Myanmar: China-Myanmar Economic Corridor- Another “Hambantota” in the Making?

By Dr. S.Chandrasekharan
Source Link

In the first week of July, Myanmar formally announced that China and Myanmar have agreed to a 15-point Memorandum of Understanding on building a China-Myanmar Economic Corridor as part of the Belt Road Initiative. Formal signing of the agreement is expected to take place soon. The Corridor will run from Yunnan Province of China to Mandalay in Central Myanmar, then proceed east towards Yangon and then west to the already established Kyaukphyu Special Economic Zone (SEZ) on the Bay of Bengal. The two Governments have agreed to collaborate in many sectors that would include basic Infrastructure, Construction, Manufacture, Agriculture, Transport, Finance, Human Resources Development, telecommunications, Research and Technology. This would cover a wide spectrum of most economic and social activities. The real thrust is in developing a geo strategic infrastructure for the Chinese and the rest are mere dressings that will make it acceptable to the public.

A Reappraisal of China-Iran Ties After US JCPOA Withdrawal

By: Roie Yellinek
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On May 8, after weeks of negotiations with European leaders, US President Donald Trump withdrew the US from the Joint Comprehensive Plan of Action (JCPOA), the nuclear deal signed between Iran and several other world powers, citing concerns that the JCPOA had failed to constrain Iran’s progress in nuclear weapons development. Not all world leaders shared Trump’s approach. Apart from Iran’s leaders, who, naturally, objected to the imposition of renewed sanctions on their country, European and Chinese leaders both expressed discontent, and have since worked with Iran to preserve elements of the existing deal (Anadolu Agency, May 16). While Britain, Germany and France might find themselves adversely affected by US withdrawal, China and, to a certain extent, Russia, might gain. The reactions of each of the world powers following Trump’s announcement reflect this understanding.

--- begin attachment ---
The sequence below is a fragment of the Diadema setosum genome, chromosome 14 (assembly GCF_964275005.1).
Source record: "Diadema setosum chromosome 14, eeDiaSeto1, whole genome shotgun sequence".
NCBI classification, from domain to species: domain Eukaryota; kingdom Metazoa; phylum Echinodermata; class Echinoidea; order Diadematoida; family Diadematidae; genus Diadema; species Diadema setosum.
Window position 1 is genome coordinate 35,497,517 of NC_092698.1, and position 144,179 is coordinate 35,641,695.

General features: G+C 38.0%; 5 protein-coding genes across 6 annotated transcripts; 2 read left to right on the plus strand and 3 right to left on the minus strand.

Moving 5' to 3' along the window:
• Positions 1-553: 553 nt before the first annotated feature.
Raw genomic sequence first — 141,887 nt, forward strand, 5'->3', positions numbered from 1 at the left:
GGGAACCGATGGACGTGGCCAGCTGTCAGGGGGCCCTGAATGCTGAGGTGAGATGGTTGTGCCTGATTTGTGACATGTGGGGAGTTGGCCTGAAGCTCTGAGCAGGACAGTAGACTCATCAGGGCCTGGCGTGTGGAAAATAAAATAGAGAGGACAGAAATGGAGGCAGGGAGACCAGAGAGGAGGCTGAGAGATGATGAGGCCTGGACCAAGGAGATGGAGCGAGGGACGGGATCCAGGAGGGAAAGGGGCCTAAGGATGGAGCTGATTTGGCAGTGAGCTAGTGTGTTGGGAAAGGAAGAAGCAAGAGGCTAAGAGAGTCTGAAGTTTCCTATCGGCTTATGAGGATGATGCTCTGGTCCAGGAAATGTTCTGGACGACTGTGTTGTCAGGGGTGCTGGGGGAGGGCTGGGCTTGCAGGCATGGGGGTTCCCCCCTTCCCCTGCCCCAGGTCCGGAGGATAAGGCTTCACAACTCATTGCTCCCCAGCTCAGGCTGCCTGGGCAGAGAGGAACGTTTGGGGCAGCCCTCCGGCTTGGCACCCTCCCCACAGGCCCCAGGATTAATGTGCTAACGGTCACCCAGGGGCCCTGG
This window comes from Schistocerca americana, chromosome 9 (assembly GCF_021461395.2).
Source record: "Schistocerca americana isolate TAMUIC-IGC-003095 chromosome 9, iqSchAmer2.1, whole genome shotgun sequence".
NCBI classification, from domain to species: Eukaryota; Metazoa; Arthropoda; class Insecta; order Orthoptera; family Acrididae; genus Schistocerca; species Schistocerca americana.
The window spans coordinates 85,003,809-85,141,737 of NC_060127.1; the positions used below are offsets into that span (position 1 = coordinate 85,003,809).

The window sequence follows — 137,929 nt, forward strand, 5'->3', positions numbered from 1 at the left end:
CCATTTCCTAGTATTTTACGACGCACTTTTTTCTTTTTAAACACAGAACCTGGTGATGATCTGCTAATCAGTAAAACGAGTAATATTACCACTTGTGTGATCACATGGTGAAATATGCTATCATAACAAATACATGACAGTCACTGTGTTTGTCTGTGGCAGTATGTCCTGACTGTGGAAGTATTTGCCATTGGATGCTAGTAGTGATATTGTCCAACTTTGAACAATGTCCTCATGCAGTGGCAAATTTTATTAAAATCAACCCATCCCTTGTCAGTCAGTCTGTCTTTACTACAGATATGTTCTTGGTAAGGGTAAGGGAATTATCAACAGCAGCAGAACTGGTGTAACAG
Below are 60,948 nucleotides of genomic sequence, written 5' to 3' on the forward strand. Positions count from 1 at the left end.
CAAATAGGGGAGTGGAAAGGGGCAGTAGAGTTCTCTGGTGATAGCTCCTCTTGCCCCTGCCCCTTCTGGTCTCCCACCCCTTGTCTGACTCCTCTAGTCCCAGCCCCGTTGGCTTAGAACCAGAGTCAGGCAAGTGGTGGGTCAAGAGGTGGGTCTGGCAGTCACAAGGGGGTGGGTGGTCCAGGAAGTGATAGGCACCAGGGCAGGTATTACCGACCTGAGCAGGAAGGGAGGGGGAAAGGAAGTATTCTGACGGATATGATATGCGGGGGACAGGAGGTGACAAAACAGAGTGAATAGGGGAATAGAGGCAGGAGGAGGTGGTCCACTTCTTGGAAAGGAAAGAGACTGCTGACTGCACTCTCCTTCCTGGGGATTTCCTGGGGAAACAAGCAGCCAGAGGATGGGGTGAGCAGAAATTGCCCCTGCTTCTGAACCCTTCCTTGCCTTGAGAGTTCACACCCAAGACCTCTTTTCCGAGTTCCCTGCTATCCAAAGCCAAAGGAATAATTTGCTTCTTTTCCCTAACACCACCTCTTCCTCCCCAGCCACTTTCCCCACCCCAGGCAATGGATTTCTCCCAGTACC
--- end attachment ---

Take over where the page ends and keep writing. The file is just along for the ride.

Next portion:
Risky Business: A Case Study of PRC Investment in Tajikistan and Kyrgyzstan

By: Danny Anderson
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China’s “New Silk Road” or “Belt and Road Initiative” (BRI) has reached Central Asia in resounding fashion. As a result, the republics of Tajikistan and Kyrgyzstan have seen large increases in Chinese presence and investment. Although both countries have overlapping needs, the degree and character of PRC involvement in each has differed. PRC investment in Tajikistan is characterized by expensive loans on infrastructure investment and energy projects that the country may be unable to repay (, December 25, 2017). Kyrgyzstan, while having hosted similar projects, is also attempting to move the country into the twenty-first century by improving its transportation and digital infrastructure ( Development experts classify both countries as “high-risk” for debt distress given public debt projections ( However, despite the risk of such an outcome, both countries appear inclined to welcome PRC investment with open arms, as a way of funding needed investment like power generation and logistical links with the outside world.

‘No Such Thing’: China Denies U.N. Reports of Uighur Detention Camps

By Nick Cumming-Bruce
Source Link

GENEVA — China issued a blanket denial on Monday of accusations from United Nations experts that it had detained more than a million ethnic Uighur Muslims in re-education camps in the western region of Xinjiang. Beijing has progressively tightened security in Xinjiang since an eruption of violence there in 2009, but the crackdown has escalated since 2016, when a new Communist Party secretary for the region began widely expanding security services and surveillance. Gay McDougall, a member of the United Nations Committee on the Elimination of Racial Discrimination, spoke of the region on Friday as becoming “something resembling a massive internment camp,” with mass detention, re-education and disappearances.